2.  Whatever you do, you do it headlong.  As it currently stands, you show a raw commitment to your actions by attacking them without abandon.  You have certainly hurt yourself, but you are more often pleased with yourself as you fall to the floor, off of furniture, or down the stairs with an open-mouthed grin.

3.  You have early-onset curiosity.  You do not talk as much as your brother and sister did at your age.  You are an observer.  But, when you do speak, you use sentences.  And I find that you often ask me, “What is this?”  When I provide an answer, you repeat the answer with a raised pitch and cocked eyebrow to question my response.  “What is this?”/“This is a spatula.”/“A sp[at]ula?”  With a tone as if you are not sure of the answer and/or you have a bordering-on-the-unhealthy skepticism of your father’s ability to tell you the truth.  I love it.

But whether these qualities are any indication of your future persona, we would be guessing and would probably have better accuracy if we divined it from the marmots.  We are not hurrying the process, but you will continue to change.  I do not know if there is any truly universal principle that we could look to and say that you are guaranteed to turn out “okay.”  After all, this is a world of probabilities and actuaries.  How can we put you in the best place to find honest meaning and satisfaction in your life?  Your mother and I are already thinking about this and how our seemingly small decisions can have great consequences for you and your own future.  We want to be good stewards of the portion of your lifetime with which we are charged.

In the end, though, we want you—our little baby!—to leave our proverbial nest and spread those proverbial wings (while we shed those less-than-proverbial tears).  I have been thinking and imagining the day when we sit down with you and try to impart some sort of unified theory and shove you out the door to face the world head first.  I am working on such a theory of verything, but here is the best piece that I have synthesized to date.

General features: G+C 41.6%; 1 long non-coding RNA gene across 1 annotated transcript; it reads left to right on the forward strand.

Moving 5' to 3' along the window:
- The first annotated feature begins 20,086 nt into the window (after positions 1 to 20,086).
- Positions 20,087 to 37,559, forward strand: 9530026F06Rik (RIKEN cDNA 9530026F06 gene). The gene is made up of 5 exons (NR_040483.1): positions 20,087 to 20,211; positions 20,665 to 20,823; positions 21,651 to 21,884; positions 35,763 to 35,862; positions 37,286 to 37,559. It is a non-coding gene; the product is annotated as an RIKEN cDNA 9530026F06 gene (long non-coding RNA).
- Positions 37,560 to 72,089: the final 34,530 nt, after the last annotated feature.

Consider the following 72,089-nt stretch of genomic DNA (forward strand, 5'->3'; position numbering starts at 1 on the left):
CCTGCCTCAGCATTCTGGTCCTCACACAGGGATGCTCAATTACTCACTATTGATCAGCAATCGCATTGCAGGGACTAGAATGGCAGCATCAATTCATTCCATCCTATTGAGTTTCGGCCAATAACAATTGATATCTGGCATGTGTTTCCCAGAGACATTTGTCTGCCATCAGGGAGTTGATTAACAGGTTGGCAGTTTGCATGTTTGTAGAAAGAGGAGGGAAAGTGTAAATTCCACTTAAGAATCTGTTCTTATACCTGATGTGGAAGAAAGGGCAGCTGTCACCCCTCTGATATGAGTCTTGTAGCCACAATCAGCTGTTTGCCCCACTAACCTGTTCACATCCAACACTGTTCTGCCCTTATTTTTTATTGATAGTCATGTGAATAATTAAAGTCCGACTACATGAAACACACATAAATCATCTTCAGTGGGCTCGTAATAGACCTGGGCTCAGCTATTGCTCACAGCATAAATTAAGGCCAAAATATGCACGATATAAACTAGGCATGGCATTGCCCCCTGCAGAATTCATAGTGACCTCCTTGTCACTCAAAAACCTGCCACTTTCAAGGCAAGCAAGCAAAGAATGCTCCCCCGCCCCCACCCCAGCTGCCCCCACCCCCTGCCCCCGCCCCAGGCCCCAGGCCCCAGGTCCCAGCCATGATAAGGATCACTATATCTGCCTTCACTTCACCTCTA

When presented with more opportunities and relationships than you have time to meaningfully experience or develop, ask yourself these questions in this sequence:  (1) “Where am I going?”  (2)  “Who will go with me?”  The crucial part is that you order the questions correctly; if you reverse the questions, you are creating a situation that creates a higher likelihood of trouble and heartache.

You may find that this formula works in a variety of scenarios.  For example, when you are looking to develop strong friendships, you will be wise to visit your own dreams and ideas about your life.  If your friends do not support you or push you to become better, you should cultivate other friendships that do (which will necessarily be at the sake of your relationship with your old buddies).  Not because you are a jerk and view yourself as better than others but because you want to do something with your limited time in this life, where others will desire something else.

Another example, and the most important, is how you choose a life partner.  Any pre-marital counseling or similar relationship discussion will inventory your personal desires for what you want out of your life and how you would like to share it.  It is a strange experience to discuss the big-ticket questions for the first time in a pre-marital survey when the ring is on both the finger and the credit card.  You want to have those discussions earlier in your relationship.  It is part of governing your trajectory.  Where are you going?  Is this the person who should go with you?  This is the evergreen romance; two people outloving one another towards their individual but shared dreams.

But, as the saying goes, you cannot pick your family (or your friends’ noses).  For a while, you are just along for the ride with us, but we want our family to be a launching point, where you will find and begin to tread the unique journey of your life.  If you will have us, we will go with you.

Happy birthday, son.